Constitutional Law

Does Article II protect Trump from obstruction of justice charges?

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Article II of the Constitution is getting some attention as a lawyer for Donald Trump and a Harvard law professor argue that the article makes it impossible for the president to be charged with obstruction of justice.

The argument is that Article II gives the president authority to control the executive branch, including law enforcement and personnel, the New York Times explains. The president couldn’t be charged with obstruction for firing FBI Director James Comey because the judicial branch would have to second-guess whether the president properly exercised his constitutional authority.

Comey has claimed that Trump asked before his firing if he could see his way to letting go of the investigation of former National Security Adviser Michael Flynn, an allegation denied by Trump.

Lawyer John Dowd made the Article II argument to Axios, while Harvard law professor Alan Dershowitz expressed his opinion on Fox & Friends. The Hill and the Washington Examiner covered Dershowitz’s comments, while the Washington Post and the New York Times examined the argument.

Dowd told Axios that the “president cannot obstruct justice because he is the chief law enforcement officer under [the Constitution’s Article II] and has every right to express his view of any case.”

Dershowitz went farther in suggesting that Article II also protects the president from impeachment for exercising his law enforcement power. “I think if Congress ever were to charge him with obstruction of justice for exercising his constitutional authority under Article II, we’d have a constitutional crisis,” he said.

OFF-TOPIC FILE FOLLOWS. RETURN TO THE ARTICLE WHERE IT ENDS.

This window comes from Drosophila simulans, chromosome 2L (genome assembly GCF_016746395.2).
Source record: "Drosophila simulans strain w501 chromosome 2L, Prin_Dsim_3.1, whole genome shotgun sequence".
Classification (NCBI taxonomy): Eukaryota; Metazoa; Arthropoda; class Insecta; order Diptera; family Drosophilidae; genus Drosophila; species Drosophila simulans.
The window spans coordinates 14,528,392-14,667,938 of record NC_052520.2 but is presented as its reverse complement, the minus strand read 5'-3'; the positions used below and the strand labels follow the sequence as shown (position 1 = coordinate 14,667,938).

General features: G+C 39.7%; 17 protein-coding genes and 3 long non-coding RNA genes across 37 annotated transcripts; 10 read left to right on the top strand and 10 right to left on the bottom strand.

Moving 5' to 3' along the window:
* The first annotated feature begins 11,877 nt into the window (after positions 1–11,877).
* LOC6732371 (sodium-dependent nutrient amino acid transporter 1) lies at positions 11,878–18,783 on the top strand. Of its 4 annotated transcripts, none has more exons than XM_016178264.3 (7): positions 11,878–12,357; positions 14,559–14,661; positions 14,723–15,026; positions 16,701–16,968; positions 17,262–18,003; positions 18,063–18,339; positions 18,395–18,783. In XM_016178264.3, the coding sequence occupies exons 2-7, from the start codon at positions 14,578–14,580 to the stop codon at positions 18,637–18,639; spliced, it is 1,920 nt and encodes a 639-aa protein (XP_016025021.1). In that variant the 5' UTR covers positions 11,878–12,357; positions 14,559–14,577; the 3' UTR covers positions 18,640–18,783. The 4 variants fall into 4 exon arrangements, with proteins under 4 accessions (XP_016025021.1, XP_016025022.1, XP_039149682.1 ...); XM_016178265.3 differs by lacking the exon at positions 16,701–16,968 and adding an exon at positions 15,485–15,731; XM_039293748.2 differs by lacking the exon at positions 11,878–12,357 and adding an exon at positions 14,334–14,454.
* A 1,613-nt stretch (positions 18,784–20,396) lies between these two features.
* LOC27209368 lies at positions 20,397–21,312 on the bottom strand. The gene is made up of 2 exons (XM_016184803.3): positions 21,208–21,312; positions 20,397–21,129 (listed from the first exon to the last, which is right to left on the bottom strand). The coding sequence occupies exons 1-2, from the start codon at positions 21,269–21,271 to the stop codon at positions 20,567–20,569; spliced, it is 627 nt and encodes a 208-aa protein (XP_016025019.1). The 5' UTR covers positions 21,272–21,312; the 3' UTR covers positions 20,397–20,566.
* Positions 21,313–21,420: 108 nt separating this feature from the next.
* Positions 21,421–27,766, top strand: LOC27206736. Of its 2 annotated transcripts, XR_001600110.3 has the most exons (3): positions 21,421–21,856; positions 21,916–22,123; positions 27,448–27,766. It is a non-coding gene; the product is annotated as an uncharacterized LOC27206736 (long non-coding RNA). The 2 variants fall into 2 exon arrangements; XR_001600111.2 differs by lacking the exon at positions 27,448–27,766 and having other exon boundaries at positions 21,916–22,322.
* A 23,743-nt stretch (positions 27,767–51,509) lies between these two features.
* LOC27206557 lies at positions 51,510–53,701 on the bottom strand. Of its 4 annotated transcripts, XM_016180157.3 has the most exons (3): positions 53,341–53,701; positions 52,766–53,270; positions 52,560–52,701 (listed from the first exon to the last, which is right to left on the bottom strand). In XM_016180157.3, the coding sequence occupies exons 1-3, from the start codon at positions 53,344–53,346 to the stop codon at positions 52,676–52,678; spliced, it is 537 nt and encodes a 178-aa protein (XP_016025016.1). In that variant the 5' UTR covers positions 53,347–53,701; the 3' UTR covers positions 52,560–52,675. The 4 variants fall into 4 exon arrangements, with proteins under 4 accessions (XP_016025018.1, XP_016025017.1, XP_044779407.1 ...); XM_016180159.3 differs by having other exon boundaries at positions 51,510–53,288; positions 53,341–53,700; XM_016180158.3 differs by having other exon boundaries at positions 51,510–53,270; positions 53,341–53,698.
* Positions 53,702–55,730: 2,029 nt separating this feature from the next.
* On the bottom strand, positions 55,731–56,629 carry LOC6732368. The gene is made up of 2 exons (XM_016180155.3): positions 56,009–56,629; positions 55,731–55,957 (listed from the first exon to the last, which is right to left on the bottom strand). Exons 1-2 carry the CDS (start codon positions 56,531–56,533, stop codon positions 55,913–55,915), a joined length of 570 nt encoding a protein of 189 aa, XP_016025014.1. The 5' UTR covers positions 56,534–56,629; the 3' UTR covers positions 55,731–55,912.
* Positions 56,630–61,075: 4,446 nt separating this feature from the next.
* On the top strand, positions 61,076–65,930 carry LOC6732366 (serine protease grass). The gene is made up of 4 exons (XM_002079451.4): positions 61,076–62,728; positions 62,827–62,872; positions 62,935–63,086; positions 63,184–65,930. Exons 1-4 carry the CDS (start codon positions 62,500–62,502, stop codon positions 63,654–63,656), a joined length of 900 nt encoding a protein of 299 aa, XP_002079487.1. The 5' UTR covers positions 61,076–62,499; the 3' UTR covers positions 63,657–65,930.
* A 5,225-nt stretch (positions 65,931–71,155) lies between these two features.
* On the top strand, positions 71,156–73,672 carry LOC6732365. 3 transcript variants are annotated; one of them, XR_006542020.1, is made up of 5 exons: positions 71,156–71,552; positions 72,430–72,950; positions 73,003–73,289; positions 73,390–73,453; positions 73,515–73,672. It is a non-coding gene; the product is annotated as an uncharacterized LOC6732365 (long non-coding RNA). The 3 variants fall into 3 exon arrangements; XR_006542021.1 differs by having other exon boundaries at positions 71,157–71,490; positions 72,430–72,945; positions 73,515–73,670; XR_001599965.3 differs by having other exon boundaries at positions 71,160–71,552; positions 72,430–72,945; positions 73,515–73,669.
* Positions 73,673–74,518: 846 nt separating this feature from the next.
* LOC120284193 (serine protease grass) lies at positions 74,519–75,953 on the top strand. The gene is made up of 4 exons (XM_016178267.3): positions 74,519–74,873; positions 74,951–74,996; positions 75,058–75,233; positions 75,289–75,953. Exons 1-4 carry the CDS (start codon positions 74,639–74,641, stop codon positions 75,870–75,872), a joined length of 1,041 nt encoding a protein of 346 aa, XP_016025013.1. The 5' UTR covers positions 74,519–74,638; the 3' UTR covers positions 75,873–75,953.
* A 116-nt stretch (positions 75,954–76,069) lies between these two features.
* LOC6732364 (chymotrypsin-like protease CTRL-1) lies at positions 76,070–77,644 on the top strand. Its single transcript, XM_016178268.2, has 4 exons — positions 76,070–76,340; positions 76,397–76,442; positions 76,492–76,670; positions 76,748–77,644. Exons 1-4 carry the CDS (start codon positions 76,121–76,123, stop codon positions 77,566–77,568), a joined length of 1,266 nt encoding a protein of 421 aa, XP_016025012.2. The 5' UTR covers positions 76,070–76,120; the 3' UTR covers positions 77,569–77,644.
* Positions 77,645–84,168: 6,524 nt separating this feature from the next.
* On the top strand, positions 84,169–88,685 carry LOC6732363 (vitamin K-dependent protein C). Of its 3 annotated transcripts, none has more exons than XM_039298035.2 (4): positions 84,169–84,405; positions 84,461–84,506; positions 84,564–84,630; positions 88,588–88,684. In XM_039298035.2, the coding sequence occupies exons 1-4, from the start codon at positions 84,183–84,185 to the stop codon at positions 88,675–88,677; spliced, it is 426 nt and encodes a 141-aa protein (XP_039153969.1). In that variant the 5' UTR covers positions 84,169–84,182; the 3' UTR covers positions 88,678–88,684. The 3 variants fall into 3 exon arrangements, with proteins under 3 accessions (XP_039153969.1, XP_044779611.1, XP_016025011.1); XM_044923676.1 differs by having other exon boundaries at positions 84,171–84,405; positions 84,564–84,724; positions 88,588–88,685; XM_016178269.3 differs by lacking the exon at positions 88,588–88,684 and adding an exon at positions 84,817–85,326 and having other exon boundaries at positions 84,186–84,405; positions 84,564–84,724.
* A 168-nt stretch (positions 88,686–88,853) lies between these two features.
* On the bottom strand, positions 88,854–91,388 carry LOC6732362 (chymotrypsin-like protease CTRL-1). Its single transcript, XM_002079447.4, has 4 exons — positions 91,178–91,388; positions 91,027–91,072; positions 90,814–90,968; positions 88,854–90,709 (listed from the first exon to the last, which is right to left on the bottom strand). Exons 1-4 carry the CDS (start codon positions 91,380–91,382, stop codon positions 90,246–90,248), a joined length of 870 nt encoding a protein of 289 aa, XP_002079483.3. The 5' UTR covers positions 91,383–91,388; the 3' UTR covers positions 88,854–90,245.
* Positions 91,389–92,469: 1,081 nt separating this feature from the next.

“You cannot charge a president with obstruction of justice for exercising his constitutional power to fire Comey and his constitutional authority to tell the Justice Department who to investigate, who not to investigate,” Dershowitz added. “That’s what Thomas Jefferson did, that’s what Lincoln did, that’s what Roosevelt did. We have precedents that clearly establish that.”

For obstruction of justice by the president, you need “clearly illegal acts” such as payment of hush money, telling people to lie or destroying evidence, Dershowitz said. Former President Bill Clinton, for example, was accused of trying to influence potential witnesses not to tell the truth, he said.

“But there’s never been a case in history where a president has been charged with obstruction of justice for merely exercising his constitutional authority,” Dershowitz said.

The Washington Post reports that “experts are dubious” about that argument, “but they are dubious to varying degrees.”

Georgia State University law professor Daniel Franklin said he doesn’t believe Trump can obstruct justice when acting in his authority as chief executive, but he can obstruct justice when he isn’t acting in that capacity.

Duke law professor Samuel Buell told the Times that the Constitution doesn’t allow presidents to use their powers for an improper purpose, such as covering up a crime. “This becomes a kind of ‘the king can do no harm’ argument, which just isn’t consistent with American criminal law or constitutional law,” he said.

Former federal prosecutor Renato Mariotti made a similar point in an interview with Vox. “Just because the president has the power to do something doesn’t necessarily mean it’s lawful for him to do so,” he said.

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